The tragedy of railways has been that despite always being in the best possible business scenario, monopoly in a sellers-market in a nation as populous as ours, it has always found itself in a deep mess unable to meet the rising aspirations of a nation on the move. Perhaps now the time has come when this organization would overcome mere rhetoric and emerge as the economic lifeline of the nation provided it accepts its follies with an open mind and then boldly gets over them.
While initially after inception the railways grew rapidly, the growth post-independence has not been commensurate with the requirements of a developing and populous nation. The reason lies not in lack of capability, but the slow yet regular injection of complexities in processes, both in decision making and contracting that have led to a scenario where paperwork takes more time than execution and the quality also suffers.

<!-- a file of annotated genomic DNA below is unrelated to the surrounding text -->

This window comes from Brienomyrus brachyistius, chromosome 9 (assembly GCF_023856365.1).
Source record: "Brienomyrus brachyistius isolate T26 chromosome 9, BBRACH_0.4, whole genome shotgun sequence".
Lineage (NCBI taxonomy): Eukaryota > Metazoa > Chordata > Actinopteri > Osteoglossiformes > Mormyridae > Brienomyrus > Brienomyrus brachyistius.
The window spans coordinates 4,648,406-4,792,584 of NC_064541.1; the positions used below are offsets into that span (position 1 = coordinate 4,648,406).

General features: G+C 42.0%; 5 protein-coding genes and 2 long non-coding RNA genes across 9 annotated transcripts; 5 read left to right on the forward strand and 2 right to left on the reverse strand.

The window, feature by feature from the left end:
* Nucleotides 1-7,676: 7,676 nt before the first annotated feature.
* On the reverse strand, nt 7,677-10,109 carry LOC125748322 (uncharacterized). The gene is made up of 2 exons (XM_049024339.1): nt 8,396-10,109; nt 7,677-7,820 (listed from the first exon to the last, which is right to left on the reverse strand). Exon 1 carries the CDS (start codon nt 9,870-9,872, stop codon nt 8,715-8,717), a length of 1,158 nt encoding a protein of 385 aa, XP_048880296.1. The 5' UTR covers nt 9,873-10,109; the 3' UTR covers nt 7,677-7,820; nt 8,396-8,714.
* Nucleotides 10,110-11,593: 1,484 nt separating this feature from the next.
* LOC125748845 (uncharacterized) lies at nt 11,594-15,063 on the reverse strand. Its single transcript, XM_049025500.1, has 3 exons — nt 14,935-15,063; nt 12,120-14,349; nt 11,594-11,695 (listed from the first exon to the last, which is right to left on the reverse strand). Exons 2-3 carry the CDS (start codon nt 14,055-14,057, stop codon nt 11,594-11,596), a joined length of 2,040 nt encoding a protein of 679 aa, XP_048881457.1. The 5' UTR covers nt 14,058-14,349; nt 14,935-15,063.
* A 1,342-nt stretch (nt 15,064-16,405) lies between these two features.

Perhaps we need to revisit railways history. It took less than two decades and a half for the quadrilateral connecting the four metros to be built, and the hill railways, each one of them took less than a decade to be commissioned and this happened in an era when both technology and transportation was highly primitive. That 80% of the route we have at present was built in the first ninety four years with 20% taking the next sixty seven indeed says it all.